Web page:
Do you suffer from asthma, wheezing, or dry cough?

Do you feel lethargic, sleepy, low in energy or notice poor attention or hyperactivity?

Do you feel chronic or intermittent “puffiness” ?


Food Sensitivity Reactions, Inflammation and Weight Control

Food allergies, also referred to as food sensitivities or food reactions, can result in any of the symptoms above and more. Ironically, the foods that you crave are also the foods that you are likely to be sensitive or allergic to. Some people feel that they are addicted to their problem foods, but it is not the food itself but the endorphins—the body’s opium-like pain killers which are triggered by the problem foods—that they are addicted to. Because of the cravings associated with food allergies there is a tendency to overeat and weight gain is likely to be a problem.

Food allergies, inflammation and weight problems are intimately related. Eating foods you are allergic or sensitive to causes inflammation which makes your adrenal glands secrete hormones which destabilize your insulin and blood sugar levels. The high level of insulin causes your body to hold on to and deposit fat rather than allowing you to burn it for energy. Thus, food allergies can lead to weight gain, and a high amount of body fat can promote inflammation and exacerbate problems with allergies. Fat and inflammation are a vicious cycle.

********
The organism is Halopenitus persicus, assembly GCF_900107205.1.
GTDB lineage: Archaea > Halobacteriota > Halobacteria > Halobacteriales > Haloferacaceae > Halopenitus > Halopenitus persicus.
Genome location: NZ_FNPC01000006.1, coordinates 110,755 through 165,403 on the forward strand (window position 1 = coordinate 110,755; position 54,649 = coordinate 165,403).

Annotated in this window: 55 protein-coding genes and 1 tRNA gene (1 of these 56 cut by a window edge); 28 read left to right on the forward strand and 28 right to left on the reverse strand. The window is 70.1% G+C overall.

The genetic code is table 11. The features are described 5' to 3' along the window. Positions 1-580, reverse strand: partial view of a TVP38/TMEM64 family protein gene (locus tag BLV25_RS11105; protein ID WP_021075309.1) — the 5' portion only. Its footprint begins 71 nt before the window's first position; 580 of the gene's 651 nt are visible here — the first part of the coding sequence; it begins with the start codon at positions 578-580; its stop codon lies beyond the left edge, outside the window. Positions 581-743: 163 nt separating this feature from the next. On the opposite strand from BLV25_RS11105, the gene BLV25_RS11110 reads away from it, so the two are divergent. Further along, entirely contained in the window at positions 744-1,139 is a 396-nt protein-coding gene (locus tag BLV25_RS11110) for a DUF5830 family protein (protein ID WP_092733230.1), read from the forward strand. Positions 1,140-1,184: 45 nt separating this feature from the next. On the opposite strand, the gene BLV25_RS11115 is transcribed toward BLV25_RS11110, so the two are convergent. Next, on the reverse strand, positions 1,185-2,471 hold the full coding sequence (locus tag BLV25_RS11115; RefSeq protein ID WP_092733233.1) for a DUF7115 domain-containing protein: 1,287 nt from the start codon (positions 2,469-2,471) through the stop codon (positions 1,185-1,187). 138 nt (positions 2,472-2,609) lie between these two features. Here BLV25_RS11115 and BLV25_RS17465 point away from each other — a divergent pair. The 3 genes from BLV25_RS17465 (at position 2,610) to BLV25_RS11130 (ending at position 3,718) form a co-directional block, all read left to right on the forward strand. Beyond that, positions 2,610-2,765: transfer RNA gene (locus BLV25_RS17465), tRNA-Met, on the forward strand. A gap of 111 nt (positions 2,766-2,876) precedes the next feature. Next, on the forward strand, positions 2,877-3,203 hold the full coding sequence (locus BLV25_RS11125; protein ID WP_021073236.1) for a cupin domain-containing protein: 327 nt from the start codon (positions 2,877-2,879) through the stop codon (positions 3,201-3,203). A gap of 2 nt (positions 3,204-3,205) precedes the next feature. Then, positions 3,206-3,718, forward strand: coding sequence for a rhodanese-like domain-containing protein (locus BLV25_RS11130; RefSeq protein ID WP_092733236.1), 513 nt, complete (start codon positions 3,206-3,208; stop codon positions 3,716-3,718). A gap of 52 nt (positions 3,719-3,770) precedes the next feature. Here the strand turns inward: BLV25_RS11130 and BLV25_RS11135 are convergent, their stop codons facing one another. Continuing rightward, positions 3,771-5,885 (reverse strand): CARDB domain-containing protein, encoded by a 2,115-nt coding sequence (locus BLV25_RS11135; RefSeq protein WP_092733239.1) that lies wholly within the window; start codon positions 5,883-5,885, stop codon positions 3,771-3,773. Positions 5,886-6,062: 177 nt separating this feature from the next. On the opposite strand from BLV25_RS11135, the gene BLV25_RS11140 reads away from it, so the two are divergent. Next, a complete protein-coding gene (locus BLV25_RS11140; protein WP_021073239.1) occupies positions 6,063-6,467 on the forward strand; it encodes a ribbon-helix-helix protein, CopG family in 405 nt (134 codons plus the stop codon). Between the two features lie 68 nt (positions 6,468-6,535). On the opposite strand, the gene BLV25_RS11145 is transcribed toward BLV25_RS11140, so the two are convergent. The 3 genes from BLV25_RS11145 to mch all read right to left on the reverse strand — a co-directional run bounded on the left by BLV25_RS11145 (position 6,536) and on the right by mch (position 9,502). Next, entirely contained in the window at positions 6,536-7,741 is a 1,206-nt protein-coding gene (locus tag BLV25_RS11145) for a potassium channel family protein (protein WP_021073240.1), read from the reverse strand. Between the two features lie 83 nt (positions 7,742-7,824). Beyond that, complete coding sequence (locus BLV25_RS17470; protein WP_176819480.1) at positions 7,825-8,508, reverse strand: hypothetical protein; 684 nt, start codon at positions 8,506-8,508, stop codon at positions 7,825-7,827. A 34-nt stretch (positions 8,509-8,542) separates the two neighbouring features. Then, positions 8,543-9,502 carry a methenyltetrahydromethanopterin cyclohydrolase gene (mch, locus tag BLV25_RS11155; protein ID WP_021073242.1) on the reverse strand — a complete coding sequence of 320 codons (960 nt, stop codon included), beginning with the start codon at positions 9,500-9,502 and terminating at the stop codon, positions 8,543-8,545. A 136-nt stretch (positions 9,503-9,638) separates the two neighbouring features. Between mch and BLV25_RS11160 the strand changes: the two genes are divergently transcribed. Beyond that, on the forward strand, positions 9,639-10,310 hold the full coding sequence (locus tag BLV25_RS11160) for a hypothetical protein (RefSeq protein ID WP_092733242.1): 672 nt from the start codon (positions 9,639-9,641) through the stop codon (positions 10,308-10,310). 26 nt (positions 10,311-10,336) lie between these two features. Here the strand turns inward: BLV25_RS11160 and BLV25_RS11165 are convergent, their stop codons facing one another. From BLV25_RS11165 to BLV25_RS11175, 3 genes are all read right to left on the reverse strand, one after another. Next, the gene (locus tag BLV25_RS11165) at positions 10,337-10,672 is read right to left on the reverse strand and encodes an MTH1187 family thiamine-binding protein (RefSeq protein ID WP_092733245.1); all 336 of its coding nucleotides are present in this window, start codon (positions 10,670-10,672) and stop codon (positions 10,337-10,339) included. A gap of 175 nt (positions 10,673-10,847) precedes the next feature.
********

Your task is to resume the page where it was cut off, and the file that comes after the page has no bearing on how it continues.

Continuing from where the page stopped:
Excess body fat contributes to inflammation, although we may not be aware that we are experiencing silent inflammation. As we gain weight, our bodies do not add more fat cells. The fat cells we already have become larger and are filled with more fat instead. They may leak as they are stretched more and more. Then immune cells called macrophages come in to clean up the mess. The macrophages release inflammatory chemicals in the fatty tissues as they are cleaning up.  This inflammatory response may be the mechanism behind many of the negative effects of overweight on health.

When your body counteracts inflammation by producing anti-inflammatory chemicals, some of them interfere with the function of the hormone leptin. In optimally healthy people, leptin is responsible for helping to maintain weight at it’s comfortable level. Some people do not gain weight no matter what they eat. If they overeat, their well-functioning leptin control system boosts their metabolism and decreases their appetite to restore them to their best weight. When leptin is made ineffective by inflammation, the dysfunction is called leptin resistance, meaning that even though you have normal or high levels of leptin, your leptin does not work to suppress appetite and speed metabolism, so it is a struggle to achieve or maintain a healthy weight.

Dr. Mark Hyman, MD is a family physician dedicated to identifying and addressing the root causes of chronic illness through a groundbreaking whole-systems medicine approach called Functional Medicine. He is also an eight-time New York Times bestselling author, and international leader in his field. According to Dr. Hyman:  “The big debate in medicine is which comes first: inflammation or obesity. I have always believed that we become inflamed first, and gain weight second—which makes us even more inflamed, perpetuating the cycle. Now incredible new research bears this out.”

The following is Dr. Hyman’s discussion on two studies linking inflammation and weight gain, as he explains their implications for treating obesity, heart disease, diabetes, and more. Both studies were done in Europe, “where researchers are generally more open-minded”.